I often hear from folks who feel as if their spouse is not at all being themselves during a marital separation. And while it is understandable that a person would be a little off while they are going through a difficult or painful separation, it can sometimes be obvious that the spouse's behavior goes beyond this. Many people feel that their spouse has taken up the sport of mind games during the separation and they are not quite sure how to handle this.
An example is a wife saying: "honestly, I thought that the separation might be good for us. Our marriage has been struggling for a long time. And although my husband and I often agree to go to counseling and to work together to make our marriage better, nothing really happens. Both of us just sort of wait for the other person to do the changing or to make a move. and so nothing improves and things only deteriorate. so bringing up the separation is something that happened quite naturally. I thought that we could be cordial about it. and the whole idea was that being apart would make us see how much we wanted to be together. But that is not what has happened. My husband is very sarcastic to me and at times, he's downright mean. When I ask to see him, he always says that he is busy. Sometimes, he will not even pick up my calls. The other day, he said he could not see me because he had other plans. When I asked him what those plans were, he told me that he was not going to tell me that information. So, I point blank asked him if he was seeing someone else. And he still would not answer. It was almost like he wanted for me to think that he was going out with someone else. This is infuriating to me. I would not play games like this with him. Why is he doing this? "I'll tell you some possible theories in the following article.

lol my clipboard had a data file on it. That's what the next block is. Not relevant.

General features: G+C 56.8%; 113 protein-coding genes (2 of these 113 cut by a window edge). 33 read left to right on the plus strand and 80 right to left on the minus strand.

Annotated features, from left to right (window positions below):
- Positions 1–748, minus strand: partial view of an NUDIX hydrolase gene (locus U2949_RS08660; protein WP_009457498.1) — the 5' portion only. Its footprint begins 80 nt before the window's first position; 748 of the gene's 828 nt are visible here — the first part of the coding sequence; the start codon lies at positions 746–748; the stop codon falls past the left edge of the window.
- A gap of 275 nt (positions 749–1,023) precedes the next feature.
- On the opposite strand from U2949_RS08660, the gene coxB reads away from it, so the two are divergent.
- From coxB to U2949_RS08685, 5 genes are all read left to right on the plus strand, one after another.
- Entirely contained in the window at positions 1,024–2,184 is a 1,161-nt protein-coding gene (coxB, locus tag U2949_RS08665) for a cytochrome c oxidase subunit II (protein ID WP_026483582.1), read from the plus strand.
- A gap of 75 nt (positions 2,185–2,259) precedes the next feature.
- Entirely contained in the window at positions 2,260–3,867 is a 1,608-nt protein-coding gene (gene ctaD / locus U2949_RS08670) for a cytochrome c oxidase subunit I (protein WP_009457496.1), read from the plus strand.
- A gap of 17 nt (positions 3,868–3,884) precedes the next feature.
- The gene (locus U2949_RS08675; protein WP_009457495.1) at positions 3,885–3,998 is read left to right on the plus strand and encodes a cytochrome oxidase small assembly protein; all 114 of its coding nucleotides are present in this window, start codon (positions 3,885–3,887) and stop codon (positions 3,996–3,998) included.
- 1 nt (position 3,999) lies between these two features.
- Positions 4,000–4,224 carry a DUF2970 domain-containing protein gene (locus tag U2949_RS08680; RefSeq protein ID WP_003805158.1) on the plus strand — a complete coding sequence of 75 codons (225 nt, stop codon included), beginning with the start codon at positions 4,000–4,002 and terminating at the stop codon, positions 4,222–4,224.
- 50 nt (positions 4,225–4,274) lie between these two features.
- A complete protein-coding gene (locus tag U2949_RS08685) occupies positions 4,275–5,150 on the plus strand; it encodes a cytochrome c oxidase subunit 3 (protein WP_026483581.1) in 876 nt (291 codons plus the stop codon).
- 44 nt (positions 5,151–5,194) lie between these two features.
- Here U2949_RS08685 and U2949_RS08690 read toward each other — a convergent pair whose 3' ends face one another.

It's a bit hard for me to objective here because many would argue that I took certain liberties during my separation when my husband was distant and avoiding me. In my defense, I never allowed him to believe that I was seeing other people. And I was never rude or even distant to him. In fact, I was always clear on the fact that my hope was that we would get back together, but I made it clear that I was no longer going to put my life on hold.
Playing Mind Games Is A Common Attempt To Gain Reassurance When Separated: I believe that this is very common when one spouse feels rejected. This scenario is especially common when one spouse wanted to separate while the other did not. It's often an attempt to see if you can get a response out of your spouse, if only to prove to you that they still care. And you can call it mind games if you like but it's often a cry for attention or a plea for reassurance. They figure if you get angry, or jealous, or demand information, then this is proof that you are still invested in your marriage.
How To Handle This Scenario: Even if you know what is driving your spouse to act this way, this practice can still be annoying. It can still be hurtful. And it can even hurt your chances of a reconciliation if you take it too far. So how do you best handle this if you suspect that your spouse is playing mind games? Well, you do not want to come right out and accuse them of this. They will likely only get defensive and it is doubtful that they are doing this in a purposeful or sinister way.
You may want to have a conversation about this but you do not want to be accusatory. In this situation, the wife might say something like: "I have to say that things are not going in the way that I hoped. It was my wish that the separation would bring us closer together but I can not help but feel the distance between us. I realize that you are busy, but do you think that we could schedule some time together? I think that it's very important that we make the time to check in with one another. I'm still hoping that this will all turn out OK. I hope that you are too. "
The last thing that you probably want to do is to try to play hard ball or think "two can play this game" and then try to play your own version of mind games. This will typically only make things worse and then with both people pulling away, you have a marriage that just gets more and more damaged and more and more awkward. Sometimes, one person has to step up and be the bigger person. One person has to step up and tell what is still the truth.
It helps to keep in mind that your spouse is probably doing this to draw you closer to him or to get affirmation that you still care. So sometimes, just being the bigger person and offering that reassurance will be all that is needed to get them to back off of this stance.